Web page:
St Neots and its immediate neighbour Eynesbury sit on the east bank of the Great Ouse which at this point flows northwards before heading east at Huntingdon.
Following St Augustine’s mission to Britain in 597, a church was established at Great Paxton serving an area which included St Neots and Eynesbury. Later in Saxon times Eynesbury built its own church. The first St Neots Priory was dedicated in 974, and the bones of St Neot brought from Cornwall as holy relics.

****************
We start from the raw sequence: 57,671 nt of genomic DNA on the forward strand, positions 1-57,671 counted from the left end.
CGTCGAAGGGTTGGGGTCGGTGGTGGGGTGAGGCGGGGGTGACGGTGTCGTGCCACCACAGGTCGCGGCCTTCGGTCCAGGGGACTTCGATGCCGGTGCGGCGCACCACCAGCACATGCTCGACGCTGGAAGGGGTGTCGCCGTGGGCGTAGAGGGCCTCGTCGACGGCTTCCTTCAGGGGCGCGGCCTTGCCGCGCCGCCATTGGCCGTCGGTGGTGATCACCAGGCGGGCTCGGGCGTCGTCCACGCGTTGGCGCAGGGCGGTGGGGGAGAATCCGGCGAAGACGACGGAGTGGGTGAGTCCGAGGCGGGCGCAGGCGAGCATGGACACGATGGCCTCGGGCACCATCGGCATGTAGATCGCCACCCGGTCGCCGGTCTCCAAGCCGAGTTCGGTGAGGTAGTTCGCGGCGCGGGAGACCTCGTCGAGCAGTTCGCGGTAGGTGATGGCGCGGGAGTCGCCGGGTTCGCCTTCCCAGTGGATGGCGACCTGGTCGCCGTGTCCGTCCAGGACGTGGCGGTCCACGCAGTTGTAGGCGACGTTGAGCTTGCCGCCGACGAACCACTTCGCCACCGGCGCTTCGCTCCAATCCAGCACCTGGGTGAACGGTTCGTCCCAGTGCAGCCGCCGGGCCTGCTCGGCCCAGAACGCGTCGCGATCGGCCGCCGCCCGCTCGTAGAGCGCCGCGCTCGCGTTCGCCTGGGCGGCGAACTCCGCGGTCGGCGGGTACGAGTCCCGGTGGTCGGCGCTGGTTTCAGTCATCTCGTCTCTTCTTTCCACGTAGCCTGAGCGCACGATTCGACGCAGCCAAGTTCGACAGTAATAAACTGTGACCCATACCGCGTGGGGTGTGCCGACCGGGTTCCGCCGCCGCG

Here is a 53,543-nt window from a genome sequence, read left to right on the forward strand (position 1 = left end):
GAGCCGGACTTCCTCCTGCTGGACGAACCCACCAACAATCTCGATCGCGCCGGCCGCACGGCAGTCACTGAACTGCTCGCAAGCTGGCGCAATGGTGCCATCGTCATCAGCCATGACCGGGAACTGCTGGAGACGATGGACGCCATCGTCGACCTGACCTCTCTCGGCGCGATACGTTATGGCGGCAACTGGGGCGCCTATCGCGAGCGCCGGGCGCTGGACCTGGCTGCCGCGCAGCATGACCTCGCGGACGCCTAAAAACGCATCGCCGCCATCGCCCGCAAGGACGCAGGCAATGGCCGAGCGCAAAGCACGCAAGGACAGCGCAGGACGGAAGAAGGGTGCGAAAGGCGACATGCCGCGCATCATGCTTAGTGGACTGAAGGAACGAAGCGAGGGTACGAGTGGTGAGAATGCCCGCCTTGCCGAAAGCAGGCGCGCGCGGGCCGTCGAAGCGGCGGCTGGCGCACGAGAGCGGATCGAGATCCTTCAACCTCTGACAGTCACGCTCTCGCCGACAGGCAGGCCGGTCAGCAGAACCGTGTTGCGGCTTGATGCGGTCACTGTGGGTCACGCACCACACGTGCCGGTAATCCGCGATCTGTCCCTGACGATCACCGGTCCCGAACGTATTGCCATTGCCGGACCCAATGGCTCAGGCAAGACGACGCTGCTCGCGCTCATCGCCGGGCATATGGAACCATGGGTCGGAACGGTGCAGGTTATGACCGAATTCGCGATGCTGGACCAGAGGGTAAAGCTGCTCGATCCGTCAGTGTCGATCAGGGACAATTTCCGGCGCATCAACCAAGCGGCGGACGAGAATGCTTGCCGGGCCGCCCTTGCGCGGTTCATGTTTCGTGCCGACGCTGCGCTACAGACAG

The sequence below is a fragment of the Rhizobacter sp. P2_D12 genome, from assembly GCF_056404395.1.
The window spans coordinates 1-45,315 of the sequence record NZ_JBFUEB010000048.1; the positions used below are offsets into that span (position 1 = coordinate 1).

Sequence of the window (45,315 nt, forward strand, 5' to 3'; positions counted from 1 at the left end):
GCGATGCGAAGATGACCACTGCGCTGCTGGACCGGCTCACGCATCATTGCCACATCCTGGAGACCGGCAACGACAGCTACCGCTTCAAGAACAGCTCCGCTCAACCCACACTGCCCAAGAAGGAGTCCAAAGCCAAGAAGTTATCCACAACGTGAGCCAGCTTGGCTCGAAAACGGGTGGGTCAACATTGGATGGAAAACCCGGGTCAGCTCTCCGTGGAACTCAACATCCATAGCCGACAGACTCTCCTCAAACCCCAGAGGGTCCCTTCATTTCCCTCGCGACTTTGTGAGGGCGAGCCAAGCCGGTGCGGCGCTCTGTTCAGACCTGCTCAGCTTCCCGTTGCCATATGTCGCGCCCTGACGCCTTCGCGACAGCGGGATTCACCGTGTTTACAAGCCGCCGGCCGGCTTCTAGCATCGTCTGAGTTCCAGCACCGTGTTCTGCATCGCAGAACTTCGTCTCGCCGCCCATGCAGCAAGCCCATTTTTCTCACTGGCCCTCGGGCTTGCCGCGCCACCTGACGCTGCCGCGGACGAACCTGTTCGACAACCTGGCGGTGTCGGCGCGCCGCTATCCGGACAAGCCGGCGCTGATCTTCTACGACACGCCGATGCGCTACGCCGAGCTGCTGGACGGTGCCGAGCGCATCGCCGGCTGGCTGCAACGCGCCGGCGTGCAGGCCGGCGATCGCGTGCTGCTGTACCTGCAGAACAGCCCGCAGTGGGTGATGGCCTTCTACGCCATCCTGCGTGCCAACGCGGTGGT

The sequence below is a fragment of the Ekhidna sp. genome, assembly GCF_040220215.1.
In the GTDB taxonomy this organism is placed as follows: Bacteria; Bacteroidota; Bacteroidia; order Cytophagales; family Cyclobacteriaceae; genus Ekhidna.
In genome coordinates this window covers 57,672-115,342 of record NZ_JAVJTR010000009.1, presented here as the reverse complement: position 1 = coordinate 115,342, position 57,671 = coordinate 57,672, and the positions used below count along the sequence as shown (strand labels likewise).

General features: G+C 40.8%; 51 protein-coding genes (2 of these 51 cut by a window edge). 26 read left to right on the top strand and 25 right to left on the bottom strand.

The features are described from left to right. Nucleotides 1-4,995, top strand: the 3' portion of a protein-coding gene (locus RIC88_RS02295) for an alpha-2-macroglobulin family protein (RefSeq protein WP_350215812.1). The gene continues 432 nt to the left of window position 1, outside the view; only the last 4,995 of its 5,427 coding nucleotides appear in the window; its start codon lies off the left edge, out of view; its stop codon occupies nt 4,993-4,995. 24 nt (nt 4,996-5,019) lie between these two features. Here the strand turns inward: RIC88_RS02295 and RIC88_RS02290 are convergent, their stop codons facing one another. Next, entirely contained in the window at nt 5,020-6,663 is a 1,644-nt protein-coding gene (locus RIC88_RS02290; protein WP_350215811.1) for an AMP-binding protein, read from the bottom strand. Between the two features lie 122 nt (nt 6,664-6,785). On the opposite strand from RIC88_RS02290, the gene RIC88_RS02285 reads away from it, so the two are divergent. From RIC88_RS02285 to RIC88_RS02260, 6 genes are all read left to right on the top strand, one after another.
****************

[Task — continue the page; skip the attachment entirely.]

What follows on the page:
The Priory helped bring prosperity and along with good road and river connections provided the foundation for gradual expansion of the town.
The great routes north have at various times skirted left, right and straight through St Neots.
In the 18th century, pressure to improve roads resulted in the creation of turnpike trusts, authorised by Act of Parliament. In 1725, a trust was established to manage the Great North Road between Biggleswade and Alconbury. Another was established in 1772 to manage the road between St Neots and Cambridge. These and other road improvements led to more coaching inns in St Neots and Eaton Socon, where horses could be changed, enabling coaches to travel further and faster. At the height of stagecoach activity, some 20 coaches passed through Eaton Socon each day.